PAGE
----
Sunday, March 9, 2008

Publishing contracts, the bald truth

Yikes, it’s a contract! The magical day arrives. A contract for your book or article appears in the mail. You’re so happy you can barely read the small print because of tears of excitement. It’s a fun, fun day. Enjoy it. Take your friends, spouse significant other or next door neighbor out for a juicy steak or sushi (or whatever is your celebration food.) Buy a rich chocolate dessert and bask in your new found fame. Tell all your friends you’re about to be a published author.

When the excitement cools down a little, go back and reread the contract’s fine print. Now, I am not a lawyer and I’m not about to give you details of the specific wording you need to watch out for. But, I will share some experiences. I’ve been through 15 or so contracts, so I have some idea what’s going on.

First of all, the publisher is usually out for themselves. Period. Most publishing houses are part of a large corporation who watch nothing closer than the bottom line. They may be willing to pay you a few thousand dollars advance or offer you some other incentive, but they are calculating their profits all the time.

Do not, I repeat, do not blindly sign the contract.

I’ll confess.I did blindly sign one of my earlier contracts. Years later when the book was out of print and I had an offer to redo and republish it, I had to pay big bucks to a lawyer to secure the rights to my own book because the original contract allowed the old publisher to keep the rights even after the book was out of print.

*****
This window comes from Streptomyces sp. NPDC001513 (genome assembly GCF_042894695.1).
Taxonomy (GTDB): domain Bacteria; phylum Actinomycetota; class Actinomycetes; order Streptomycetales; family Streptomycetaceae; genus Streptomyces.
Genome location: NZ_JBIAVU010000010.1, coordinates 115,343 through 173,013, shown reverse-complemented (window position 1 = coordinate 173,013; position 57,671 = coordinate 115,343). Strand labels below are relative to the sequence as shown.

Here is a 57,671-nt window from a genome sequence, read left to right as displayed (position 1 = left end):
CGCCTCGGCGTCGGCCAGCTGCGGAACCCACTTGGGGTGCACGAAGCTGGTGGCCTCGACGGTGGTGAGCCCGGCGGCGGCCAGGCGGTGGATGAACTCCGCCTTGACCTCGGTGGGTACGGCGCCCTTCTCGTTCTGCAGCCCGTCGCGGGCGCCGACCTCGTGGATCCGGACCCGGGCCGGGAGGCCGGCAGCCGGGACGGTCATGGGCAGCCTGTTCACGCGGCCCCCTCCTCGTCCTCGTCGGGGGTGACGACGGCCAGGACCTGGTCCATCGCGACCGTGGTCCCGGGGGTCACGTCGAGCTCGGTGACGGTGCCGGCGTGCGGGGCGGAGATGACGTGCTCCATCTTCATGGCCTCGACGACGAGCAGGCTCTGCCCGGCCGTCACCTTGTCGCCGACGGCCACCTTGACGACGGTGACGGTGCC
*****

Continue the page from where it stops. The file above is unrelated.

Publishers want to get their grubby little hands on your work and keep it forever and distribute it in any form, universe-wide. That’s part of what the screenwriter’s strike was about – former contracts hadn’t taken into account the distribution of works on the web. The studio was making money, but not the writer. Within each contract are terms that not only spell out how the original work is to be published. It also gives the publisher certain rights to distribute your work in other ways. Often, a contract will give the publisher all or most revenue from these subsequent sales – unless you change the contract.

And yes, you can change the contract.

However, I’d advise against handling the contract yourself. Get a contract lawyer or literary agent to review and provide changes to the contract. You will have to pay the lawyer a fee. An agent, if they agree to represent you, will take a piece of the action – usually about 15%. What you gain from using a (legitimate) agent is that they can often negotiate a higher advance. They also (should) have the knowledge to change your contact so that it provides you with better terms – now and for the future.

The bottom line is this. The corporation has a covey of lawyers who want nothing more than to make money off of your work. To them you are a schumck who knows nothing about law and are fair game. (Okay, so there are some publishers who aren’t this callous.) But – better safe than sorry. Do your homework before you sign on the dotted line.

Once you’ve signed the contract – now it is official. You’ll soon get that giantnormous check in the mail and you’ll be able to pay for that celebration dinner you had earlier.

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